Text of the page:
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This Is Wes Anderson's Worst Film

An auteur is defined as a filmmaker whose artistic choices are so prominent when viewing their projects that they gain near-complete authorship over them. Names like Quentin Tarantino, Alfred Hitchcock, and Martin Scorsese have all earned such a label through their unique approaches to telling a story and presenting it to the audience. However, when discussing what it truly means to be an auteur, one would be remiss not to take a good long look at Wes Anderson: a filmmaker who has built a career off of being unapologetically different.

His movies are commonly described as quirky with an indie feel, no matter their budget or method of release. These attributes are generally applied positively, with the consensus being that Wes Anderson's works are nothing if not interesting. Since the mid-1990s, the famed director has provided audiences with productions that, despite sharing similar color palettes, casts, and symmetrical framing, are one-of-a-kind nonetheless. In pumping out hit after hit for years now, Anderson is now one of the most recognizable directors in the world, and his fans are always eager to see what he'll put out next.

At the same time, don't let the praise and accolades he has been showered with fool you. Wes Anderson's track record, while impressive, is not perfect, with one of his films standing out as the weakest of the bunch.

Wes Anderson's inexperience made Bottle Rocket a relative misfire

Expanding upon the short of the same name created in 1992, the 1996 rendition of "Bottle Rocket" brought with it a handful of firsts. Not only was it Wes Anderson's feature-length film debut, but it served as the grand introduction for the brother acting duo of Luke and Owen Wilson as Anthony Adams and Dignan, respectively. It should be noted that, as evidenced by its initial glowing critical reactions and supportive modern evaluations, "Bottle Rocket" is far from a bad movie on its own. Although, its shortcomings, when compared to Anderson's later works, ultimately put it at the bottom of the list.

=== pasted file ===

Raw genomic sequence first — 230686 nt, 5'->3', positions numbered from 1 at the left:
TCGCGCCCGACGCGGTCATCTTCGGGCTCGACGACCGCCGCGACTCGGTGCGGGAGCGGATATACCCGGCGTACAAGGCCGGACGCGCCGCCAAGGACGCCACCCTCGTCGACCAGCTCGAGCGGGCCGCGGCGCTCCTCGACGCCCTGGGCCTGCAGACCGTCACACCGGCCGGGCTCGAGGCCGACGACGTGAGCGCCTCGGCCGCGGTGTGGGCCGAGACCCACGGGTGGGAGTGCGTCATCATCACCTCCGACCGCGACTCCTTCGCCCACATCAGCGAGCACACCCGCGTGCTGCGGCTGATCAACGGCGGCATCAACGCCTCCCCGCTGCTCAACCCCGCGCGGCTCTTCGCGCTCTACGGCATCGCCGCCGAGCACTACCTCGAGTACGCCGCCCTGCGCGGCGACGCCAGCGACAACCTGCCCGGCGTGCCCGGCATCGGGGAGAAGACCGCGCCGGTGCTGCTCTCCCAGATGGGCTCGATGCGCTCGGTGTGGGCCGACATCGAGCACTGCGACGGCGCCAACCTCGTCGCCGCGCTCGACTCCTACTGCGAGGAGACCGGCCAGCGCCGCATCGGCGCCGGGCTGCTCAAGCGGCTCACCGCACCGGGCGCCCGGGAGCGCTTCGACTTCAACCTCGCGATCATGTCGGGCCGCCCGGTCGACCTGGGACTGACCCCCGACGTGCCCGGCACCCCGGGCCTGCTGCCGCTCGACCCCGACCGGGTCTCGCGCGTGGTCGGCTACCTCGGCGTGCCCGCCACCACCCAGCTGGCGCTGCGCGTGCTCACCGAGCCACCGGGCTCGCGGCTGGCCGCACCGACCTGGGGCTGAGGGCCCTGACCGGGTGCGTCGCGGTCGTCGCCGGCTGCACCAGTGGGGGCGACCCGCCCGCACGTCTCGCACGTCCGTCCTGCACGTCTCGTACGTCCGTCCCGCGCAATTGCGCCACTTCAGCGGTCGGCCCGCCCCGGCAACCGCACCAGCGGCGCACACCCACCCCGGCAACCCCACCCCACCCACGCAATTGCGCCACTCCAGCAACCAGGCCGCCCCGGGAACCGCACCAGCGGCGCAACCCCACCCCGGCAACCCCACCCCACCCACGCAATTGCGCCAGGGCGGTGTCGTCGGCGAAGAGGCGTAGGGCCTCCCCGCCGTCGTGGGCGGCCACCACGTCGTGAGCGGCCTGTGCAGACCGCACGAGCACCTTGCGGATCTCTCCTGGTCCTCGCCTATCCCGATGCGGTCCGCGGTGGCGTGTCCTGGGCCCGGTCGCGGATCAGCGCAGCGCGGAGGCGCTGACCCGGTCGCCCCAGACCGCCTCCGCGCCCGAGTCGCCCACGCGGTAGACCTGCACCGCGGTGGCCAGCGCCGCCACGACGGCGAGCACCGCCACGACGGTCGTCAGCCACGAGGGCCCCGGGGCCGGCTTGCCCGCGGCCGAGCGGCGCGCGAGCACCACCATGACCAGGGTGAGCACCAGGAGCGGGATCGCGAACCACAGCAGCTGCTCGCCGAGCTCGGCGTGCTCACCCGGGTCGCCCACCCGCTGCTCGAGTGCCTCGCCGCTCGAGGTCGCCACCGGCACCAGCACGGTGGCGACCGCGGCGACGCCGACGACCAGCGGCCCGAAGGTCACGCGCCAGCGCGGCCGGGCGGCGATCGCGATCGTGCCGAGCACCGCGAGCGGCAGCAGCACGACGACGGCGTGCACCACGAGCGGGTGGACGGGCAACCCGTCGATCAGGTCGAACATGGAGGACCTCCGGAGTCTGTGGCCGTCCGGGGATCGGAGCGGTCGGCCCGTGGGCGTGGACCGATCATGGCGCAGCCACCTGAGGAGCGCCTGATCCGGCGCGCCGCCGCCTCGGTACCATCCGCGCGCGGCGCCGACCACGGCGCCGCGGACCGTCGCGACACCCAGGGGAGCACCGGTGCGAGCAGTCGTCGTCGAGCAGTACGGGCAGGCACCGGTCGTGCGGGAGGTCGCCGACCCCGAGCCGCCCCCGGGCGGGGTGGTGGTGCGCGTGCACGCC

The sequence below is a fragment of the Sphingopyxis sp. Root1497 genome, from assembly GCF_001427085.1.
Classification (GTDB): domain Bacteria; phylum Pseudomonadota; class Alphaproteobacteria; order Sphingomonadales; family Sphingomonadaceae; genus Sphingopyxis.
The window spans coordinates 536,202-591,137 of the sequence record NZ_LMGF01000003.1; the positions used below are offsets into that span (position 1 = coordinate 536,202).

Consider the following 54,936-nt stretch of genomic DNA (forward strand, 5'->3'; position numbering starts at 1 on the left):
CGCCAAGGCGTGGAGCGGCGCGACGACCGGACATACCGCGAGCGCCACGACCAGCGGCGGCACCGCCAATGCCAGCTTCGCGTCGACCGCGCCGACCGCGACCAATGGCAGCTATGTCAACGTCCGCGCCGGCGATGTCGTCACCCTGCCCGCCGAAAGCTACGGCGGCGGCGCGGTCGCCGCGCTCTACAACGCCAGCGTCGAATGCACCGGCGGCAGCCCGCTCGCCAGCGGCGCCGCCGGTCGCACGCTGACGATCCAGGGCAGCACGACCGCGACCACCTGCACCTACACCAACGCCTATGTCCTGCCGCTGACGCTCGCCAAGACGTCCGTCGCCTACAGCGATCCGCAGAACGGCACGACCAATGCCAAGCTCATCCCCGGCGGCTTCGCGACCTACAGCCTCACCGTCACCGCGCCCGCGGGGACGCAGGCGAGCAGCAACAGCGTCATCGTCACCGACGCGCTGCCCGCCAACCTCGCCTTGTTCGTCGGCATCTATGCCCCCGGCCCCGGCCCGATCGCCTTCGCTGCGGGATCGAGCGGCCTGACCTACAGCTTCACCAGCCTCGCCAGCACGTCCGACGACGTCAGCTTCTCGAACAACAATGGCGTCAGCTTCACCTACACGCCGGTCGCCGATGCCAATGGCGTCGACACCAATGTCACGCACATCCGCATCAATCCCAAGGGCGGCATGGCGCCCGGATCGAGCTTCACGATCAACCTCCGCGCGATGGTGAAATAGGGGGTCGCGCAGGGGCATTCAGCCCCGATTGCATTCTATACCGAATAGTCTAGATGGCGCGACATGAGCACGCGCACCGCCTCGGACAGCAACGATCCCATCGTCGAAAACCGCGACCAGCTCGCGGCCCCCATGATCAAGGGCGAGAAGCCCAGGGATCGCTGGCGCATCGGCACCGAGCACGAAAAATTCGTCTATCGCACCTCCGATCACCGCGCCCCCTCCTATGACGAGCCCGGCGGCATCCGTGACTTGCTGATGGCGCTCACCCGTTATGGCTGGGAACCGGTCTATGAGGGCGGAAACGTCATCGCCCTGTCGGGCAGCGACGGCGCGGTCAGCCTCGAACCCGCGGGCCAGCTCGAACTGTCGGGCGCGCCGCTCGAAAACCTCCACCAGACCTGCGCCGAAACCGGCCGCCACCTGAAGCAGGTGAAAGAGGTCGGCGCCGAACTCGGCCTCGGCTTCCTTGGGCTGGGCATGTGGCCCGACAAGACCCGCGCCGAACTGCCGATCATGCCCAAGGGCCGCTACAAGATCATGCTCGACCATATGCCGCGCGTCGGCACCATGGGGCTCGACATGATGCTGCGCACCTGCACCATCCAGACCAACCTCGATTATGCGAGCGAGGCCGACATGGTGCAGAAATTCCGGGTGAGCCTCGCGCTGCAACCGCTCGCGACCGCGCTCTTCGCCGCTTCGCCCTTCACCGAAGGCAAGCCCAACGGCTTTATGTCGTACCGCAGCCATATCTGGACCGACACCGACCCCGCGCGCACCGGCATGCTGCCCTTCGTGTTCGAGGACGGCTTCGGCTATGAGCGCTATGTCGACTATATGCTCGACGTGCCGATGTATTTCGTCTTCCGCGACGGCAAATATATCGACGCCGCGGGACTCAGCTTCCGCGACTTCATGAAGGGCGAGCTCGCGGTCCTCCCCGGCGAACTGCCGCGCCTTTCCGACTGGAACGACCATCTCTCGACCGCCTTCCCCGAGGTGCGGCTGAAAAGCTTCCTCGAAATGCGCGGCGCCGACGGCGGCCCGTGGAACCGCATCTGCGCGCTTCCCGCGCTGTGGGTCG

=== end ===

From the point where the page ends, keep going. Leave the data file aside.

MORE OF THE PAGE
"Bottle Rocket" is an offbeat crime comedy brought to life by a talented cast and a novice Wes Anderson behind the lens. It's a coherent film, but it's abundantly clear as you watch that Anderson was still finding his footing. Many of the hallmarks we've come to recognize as his strong suits today, such as the casual dialogue and the vibrant, out-of-time aesthetic, are present, though their union lacks the polish of the director's latest works. All in all, "Bottle Rocket" is entertaining and a solid first showing from Anderson that never reaches its fullest potential due to the filmmaker's then-inexperience.

Additionally, "Bottle Rocket" was a major flop at the box office — grossing a measly $560,069 on a $5 million budget. Not to mention, its trophy case isn't exactly impressive either, with its highest-profile achievement being that it won Wes Anderson the MTV Movie Award for Best New Filmmaker. In the grand scheme of things, these metrics are largely inconsequential when discussing the film's quality. In fact, most of Anderson's projects aren't huge moneymakers or award-winners, but these details are necessary to include when assessing its lasting legacy. 

Overall, "Bottle Rocket" is a fine watch and boasts plenty of great qualities that it deserves recognition for. For a first showing, Wes Anderson did an admirable job producing an enjoyable, original piece of cinema that clearly paved the way for his remarkable career. Sadly, when put up against the likes of "The Grand Budapest Hotel," "Fantastic Mr. Fox," or any of his other titles, it simply doesn't hold up.